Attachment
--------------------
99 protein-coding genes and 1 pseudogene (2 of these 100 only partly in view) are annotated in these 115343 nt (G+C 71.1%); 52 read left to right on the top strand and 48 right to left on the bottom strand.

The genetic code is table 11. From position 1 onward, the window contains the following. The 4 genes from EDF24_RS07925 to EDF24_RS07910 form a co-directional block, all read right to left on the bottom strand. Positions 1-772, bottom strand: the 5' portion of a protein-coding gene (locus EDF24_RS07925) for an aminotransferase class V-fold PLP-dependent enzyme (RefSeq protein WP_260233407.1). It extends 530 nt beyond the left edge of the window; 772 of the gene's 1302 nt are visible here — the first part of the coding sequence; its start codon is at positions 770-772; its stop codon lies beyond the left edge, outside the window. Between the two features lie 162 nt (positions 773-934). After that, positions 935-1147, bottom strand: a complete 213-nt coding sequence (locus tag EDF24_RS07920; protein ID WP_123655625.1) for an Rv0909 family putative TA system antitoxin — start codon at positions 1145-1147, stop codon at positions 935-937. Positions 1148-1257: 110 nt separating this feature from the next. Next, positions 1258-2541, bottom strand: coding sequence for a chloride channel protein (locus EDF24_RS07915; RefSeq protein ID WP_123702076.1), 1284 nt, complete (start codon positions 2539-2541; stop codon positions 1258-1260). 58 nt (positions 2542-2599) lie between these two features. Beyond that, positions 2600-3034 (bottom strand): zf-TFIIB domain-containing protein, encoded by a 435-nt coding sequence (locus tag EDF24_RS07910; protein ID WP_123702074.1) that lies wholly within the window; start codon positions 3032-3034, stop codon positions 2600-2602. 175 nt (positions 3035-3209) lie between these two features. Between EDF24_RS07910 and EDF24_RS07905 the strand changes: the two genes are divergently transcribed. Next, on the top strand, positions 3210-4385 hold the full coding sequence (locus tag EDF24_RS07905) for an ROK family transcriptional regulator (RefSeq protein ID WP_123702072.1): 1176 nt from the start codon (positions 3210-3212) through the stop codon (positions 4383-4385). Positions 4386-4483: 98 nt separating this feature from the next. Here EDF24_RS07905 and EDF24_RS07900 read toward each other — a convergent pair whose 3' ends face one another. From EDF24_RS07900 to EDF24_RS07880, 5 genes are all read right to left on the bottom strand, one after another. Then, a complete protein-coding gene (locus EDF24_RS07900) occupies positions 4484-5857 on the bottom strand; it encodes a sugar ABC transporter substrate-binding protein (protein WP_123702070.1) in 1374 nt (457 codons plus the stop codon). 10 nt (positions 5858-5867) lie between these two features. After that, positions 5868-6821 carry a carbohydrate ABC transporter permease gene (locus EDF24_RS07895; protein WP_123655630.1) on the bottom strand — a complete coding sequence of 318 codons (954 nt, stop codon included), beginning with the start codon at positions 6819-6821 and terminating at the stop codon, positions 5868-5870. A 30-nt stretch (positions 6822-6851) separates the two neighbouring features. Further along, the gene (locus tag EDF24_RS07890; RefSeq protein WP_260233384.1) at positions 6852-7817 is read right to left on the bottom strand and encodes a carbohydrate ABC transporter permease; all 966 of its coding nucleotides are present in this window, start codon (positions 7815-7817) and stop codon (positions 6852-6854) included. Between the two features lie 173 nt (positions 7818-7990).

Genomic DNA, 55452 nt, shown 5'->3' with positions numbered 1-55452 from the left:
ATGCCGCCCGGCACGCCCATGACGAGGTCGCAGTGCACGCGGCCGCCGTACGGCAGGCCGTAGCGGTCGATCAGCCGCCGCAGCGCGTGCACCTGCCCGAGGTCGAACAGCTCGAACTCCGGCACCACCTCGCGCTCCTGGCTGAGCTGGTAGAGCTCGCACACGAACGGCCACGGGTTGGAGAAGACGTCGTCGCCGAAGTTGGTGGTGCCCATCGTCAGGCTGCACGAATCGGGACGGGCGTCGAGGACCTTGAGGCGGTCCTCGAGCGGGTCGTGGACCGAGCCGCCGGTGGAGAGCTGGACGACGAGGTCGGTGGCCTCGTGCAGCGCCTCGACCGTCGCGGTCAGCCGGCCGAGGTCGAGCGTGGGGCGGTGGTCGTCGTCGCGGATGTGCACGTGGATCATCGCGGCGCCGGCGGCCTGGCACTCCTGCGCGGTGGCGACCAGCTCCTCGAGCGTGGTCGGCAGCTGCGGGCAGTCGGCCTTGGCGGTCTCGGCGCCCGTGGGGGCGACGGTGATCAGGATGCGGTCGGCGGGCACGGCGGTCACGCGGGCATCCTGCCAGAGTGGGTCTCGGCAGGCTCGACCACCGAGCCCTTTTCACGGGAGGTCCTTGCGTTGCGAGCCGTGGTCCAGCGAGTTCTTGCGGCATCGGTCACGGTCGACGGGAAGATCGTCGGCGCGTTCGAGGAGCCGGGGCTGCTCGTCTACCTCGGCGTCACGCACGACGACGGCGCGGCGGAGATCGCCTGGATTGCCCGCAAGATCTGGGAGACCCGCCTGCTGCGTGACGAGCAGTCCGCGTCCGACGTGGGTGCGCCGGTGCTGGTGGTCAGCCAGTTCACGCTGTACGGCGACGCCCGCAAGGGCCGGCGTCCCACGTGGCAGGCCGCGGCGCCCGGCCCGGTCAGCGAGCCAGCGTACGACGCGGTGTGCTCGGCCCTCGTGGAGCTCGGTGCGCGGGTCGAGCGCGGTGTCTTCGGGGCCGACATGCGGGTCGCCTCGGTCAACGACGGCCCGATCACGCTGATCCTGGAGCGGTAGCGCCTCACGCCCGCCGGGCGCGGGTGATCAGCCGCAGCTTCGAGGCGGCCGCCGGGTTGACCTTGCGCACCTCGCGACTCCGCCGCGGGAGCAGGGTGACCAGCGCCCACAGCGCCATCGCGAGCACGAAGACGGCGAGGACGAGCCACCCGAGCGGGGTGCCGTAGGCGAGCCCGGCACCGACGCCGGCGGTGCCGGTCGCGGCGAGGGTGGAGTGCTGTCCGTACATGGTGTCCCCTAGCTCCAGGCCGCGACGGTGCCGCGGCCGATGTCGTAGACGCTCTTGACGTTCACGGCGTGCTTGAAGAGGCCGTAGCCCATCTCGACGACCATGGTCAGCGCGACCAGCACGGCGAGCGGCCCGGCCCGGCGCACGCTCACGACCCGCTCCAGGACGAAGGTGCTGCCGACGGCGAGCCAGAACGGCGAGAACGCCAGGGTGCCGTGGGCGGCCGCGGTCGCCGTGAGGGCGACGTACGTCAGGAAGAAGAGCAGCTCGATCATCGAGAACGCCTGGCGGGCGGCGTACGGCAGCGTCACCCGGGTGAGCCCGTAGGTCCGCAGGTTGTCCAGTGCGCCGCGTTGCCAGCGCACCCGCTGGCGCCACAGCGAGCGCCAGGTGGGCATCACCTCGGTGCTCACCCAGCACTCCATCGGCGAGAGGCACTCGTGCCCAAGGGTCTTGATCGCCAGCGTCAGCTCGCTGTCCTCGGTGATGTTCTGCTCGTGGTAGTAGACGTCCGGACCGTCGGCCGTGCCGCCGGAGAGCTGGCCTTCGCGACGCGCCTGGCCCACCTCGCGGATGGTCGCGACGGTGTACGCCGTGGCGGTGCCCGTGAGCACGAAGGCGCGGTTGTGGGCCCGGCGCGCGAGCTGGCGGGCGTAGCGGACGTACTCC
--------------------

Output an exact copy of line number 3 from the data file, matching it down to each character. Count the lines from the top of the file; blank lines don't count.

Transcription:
Genomic DNA, 55452 nt, shown 5'->3' with positions numbered 1-55452 from the left: